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My Behringer-in-China Trip: Wednesday, 2/24/2010.

March 1, 2010

Wednesday, Feb. 24, 2010. As I ride into Hong Kong from the new Chek Lap Kok airport, on bus A21, a doubledecker with generous luggage racks, I have ample time to appreciate the steepness of the rugged mountains along the waterfront. From my window seat on the plane from Sydney I had been watching the approach to the landing, and marveled at the ease of it all. No more aerobatics, now that the approach takes pilots over the open waters. If you ever flew into the old Kai Tak airport, you knew why those landings, especially at night and in bad weather, used to count as bragging rights among commercial pilots. Not just mountains but also highrise buildings surrounded Kai Tak, and passengers could literally spy what families in those highrises watched on their television sets as the pilots had to sharply bank, at the last minute, to make the final approach. Whew!

The ride from Chek Lap Kok takes you along the uninhabited coast line, sparsely populated with industrial and maritime structures. The first stop comes after about 30 minutes of open freeway, at the Lantau freeway toll plaza. As we pull away, an official waves at the driver who stops the bus and lets the man climb aboard. That’s where the scrolling text on the ceiling-mounted display loses sync with reality, getting and stubbornly staying ahead by one stop. No wonder I don’t see the expected Eaton or Nathan hotels when I get off the bus in Kowloon. Nathan Road it is, so far so good, but in the 300s, not the 500s. With 40 minutes to go before meeting time, I dodge and weave my way speedily (what—speedily—on a Kowloon sidewalk?) through the crowd. Does my memory play tricks on me, or is there really far less signage in English than in the old days of Hong Kong, the former British Crown Colony?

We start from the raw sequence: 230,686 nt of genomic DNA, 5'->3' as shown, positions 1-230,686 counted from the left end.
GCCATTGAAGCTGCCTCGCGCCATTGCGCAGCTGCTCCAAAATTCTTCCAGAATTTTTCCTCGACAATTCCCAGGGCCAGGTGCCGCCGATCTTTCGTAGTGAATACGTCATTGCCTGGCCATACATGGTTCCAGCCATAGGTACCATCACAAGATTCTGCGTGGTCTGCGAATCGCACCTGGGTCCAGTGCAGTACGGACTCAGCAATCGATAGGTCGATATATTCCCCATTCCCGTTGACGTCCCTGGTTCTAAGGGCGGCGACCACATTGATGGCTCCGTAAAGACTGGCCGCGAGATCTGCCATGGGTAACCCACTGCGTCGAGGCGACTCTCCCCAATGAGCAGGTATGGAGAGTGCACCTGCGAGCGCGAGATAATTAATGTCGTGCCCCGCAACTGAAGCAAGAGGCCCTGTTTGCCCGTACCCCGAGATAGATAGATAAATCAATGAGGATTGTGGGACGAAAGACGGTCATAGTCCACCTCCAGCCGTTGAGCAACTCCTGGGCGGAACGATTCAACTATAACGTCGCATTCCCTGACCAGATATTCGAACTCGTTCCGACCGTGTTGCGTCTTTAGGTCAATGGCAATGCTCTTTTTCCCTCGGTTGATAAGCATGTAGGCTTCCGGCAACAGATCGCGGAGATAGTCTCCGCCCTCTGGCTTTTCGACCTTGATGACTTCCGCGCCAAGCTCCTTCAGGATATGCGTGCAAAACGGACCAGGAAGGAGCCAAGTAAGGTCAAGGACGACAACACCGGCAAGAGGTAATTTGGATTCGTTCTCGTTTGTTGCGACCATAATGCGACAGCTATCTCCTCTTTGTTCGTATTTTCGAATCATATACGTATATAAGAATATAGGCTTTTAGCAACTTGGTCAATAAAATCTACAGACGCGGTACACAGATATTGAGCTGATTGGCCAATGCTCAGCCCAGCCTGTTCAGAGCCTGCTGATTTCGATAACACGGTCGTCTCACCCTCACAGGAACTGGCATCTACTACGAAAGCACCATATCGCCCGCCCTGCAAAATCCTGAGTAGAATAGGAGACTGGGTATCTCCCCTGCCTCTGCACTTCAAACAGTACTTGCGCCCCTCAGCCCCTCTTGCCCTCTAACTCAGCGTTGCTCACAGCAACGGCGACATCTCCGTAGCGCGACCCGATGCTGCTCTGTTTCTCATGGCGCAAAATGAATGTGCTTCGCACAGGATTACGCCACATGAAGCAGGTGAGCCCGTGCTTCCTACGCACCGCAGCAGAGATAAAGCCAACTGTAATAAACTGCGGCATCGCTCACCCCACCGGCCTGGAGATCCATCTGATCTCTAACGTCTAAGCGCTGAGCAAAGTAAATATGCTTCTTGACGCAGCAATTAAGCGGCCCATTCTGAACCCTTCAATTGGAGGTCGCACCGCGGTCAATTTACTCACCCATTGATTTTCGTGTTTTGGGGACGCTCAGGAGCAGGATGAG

Fat Kee, not Fat Free...

Nicely warm, high 20s, around 80 on the old scale, and humid, the Hong Kong air isn‘t too different from that in summery Sydney where I had been mixing business and pleasure for a week; just the way I like it, but the fierce air conditioning in my room at the Hotel Eaton has to be tamed, quickly; doing so is easy, modern technology being a source of pride in these parts. What a splendid hotel it is—with sweeping views from my room that I hardly have the time to enjoy. Hurry hurry, barely time to freshen up and go next door, across an alley, to meet my hosts on top of the Nathan hotel—the team from Behringer.

 

Let me hit fast rewind for a moment. Late last year, back at my editor's desk of Recording Magazine in Colorado, I received an invitation from the Seattle office of Behringer Group, to fly to Hong Kong, travel to the nearby mainland, visit the Behringer factories, and attend a yearly awards ceremony. This yearly event is called the Behringer Partner Event. A year earlier my colleague Mike Metlay had been on the guest list for the same trip and found the experience fascinating, as he reported in his blog (beginning at www.recordingmag.com/blogs/post/51.html).

At the risk of making parts of my report read like Déjà Vu All Over Again I encourage you to read his blog. His experiences and mine aren’t identical—to begin with, my flight was happy and uneventful, mostly consisting of uninterrupted napping for about six of the ten hours in the air. It helps to have an empty seat next to you when you have worn yourself out having too good a time with old friends...